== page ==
not only for handling claims, it is to educate yourself and your staff.
Should the lab analysis point the finger at the manufacturer, do not send the customer back
to the retailer. Sending a customer back to the retailer is one of the biggest mistakes a member
of the drycleaning industry can make. The retailer will inevitably say, “We sold hundreds of
those garments and never had a problem!” Whom is the customer going to believe?
It is your job, as the business owner, to take the garment and lab analysis to the retailer in
behalf of your customer. Do not speak to a salesperson; request to speak to the department
manager. You will be conversing with somebody who, you hope, has some knowledge about
garment care and garment damage.
Your customer will be most appreciative of you taking this kind of affirmative action. You have
gone to bat for your customer, and the customer will tell friends about this “Wow” situation. You
cannot beat word-of-mouth advertising.
To handle claims efficiently, what you must initially do is design a garment inquiry form. Most
of the better operators have a form such as this in place. It does not have to be fancy because
the goal is information gathering.
Consider including a section “For Office Use Only.” You could enter the number of visits in the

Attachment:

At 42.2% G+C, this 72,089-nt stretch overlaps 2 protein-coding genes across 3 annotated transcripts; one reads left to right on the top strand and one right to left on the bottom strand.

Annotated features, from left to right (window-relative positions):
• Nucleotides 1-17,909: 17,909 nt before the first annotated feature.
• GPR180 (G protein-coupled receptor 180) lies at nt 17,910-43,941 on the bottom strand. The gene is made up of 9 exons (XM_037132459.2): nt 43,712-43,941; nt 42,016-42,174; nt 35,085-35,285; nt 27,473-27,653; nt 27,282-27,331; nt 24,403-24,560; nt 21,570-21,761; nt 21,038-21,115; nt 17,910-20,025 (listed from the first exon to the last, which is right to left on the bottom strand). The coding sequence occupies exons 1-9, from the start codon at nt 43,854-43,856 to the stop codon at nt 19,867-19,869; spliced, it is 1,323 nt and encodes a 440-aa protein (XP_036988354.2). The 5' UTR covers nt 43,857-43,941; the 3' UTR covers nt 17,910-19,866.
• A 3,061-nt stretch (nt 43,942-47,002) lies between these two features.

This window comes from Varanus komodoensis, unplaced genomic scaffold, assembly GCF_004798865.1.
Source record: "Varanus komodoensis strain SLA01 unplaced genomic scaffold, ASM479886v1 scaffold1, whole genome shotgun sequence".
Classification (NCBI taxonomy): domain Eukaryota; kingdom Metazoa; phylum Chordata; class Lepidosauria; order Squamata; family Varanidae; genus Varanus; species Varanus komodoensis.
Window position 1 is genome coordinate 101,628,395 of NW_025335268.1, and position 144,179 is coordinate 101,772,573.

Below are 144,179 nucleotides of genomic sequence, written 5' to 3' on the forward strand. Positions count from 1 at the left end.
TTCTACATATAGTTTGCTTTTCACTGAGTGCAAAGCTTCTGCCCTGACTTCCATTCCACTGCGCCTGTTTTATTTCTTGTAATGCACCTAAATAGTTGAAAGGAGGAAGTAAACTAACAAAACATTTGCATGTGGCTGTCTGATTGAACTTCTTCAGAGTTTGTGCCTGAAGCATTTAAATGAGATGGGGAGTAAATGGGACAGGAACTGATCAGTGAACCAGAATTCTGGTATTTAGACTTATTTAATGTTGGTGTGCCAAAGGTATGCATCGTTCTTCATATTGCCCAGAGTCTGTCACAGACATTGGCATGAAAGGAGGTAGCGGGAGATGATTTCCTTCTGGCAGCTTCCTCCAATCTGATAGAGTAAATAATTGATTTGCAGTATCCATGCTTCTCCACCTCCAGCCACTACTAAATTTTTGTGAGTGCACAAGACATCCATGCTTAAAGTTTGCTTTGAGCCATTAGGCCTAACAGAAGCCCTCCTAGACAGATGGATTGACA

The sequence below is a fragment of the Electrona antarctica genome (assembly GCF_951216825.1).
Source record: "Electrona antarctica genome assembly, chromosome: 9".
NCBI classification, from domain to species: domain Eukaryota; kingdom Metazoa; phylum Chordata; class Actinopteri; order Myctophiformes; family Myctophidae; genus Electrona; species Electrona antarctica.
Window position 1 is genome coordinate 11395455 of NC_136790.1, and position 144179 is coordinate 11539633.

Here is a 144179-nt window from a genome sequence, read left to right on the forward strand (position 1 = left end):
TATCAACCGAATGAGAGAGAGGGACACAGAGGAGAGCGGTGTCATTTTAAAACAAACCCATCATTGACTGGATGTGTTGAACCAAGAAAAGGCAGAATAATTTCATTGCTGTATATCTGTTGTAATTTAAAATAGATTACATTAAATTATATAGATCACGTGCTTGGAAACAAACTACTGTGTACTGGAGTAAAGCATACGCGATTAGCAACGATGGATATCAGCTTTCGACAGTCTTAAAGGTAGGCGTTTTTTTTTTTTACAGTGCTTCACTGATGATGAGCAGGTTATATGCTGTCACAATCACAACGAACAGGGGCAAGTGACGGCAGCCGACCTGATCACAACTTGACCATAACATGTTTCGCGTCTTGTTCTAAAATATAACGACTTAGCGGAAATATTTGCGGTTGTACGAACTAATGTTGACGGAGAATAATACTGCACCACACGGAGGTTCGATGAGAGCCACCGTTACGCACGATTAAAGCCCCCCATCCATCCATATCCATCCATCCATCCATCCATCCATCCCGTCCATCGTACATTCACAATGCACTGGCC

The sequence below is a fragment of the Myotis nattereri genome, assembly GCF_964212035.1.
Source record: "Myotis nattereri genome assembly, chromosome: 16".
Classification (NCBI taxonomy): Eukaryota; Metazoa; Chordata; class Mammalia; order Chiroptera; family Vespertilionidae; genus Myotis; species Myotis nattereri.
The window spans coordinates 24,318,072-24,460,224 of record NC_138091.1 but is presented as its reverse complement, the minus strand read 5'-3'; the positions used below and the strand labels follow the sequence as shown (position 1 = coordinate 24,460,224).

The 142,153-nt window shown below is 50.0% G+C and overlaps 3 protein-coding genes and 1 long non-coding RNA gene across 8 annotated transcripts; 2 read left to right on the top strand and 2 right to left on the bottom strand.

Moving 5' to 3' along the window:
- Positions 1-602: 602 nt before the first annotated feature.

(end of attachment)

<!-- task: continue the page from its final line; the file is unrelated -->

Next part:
previous 12 months and/or the amount of money spent by the customer. That information will
establish the value of the customer. This is another benefit of having a comprehensive point-of-
sale computer system.
If the garment is more than one year old, the Drycleaning and Laundry Institute has a Fair
Claims Guide. The guide will assist you in determining the depreciated value of the garment.
The suggested adjustments are not written in stone, so you have to consider the customer
value. As a businessperson, it is incumbent upon you to use good judgment so as not to anger
the customer.
The most difficult situation for a counter or route person to handle is a customer who is yelling
and screaming because a garment is lost or damaged. As a training book for business owners, I
recommend Games People Play by Dr. Eric Berne. Dr. Berne’s book was a best seller when it
came out many years ago.
When you read the book, you will learn how to deal with a customer’s anger. Dr. Berne puts
the information in such a simple format that I used it for my counter and route training
meetings.
You and your staff will learn how to calm the customer and take the person out of the child-
like behavior that is being demonstrated.
By the way, you will also learn how to get along better with your spouse or partner.
If you need a question or questions answered, do not hesitate to send me an email or call my
cell phone. As you have read, I will respond to most questions, no matter the subject matter.

How do you handle claims?
Harvey Gershenson
operates Sterling
Drycleaning Consulting
and is a former owner of
Sterling Dry Cleaners. A
second-generation
drycleaner, he has been
in the industry since he
was in high school. He
has served as president
of the Cleaners and Dyers
Guild of Los Angeles and
has served on the boards
of directors of the
Drycleaning and Laundry
Institute and the
California Cleaners
Association. He is also a
guest lecturer for the
California Department of
Corrections. He can be
reached by e-mail at
consultme@msn.com or
phone at (310) 261-
2623. His web site is
drycleanerconsulting.com.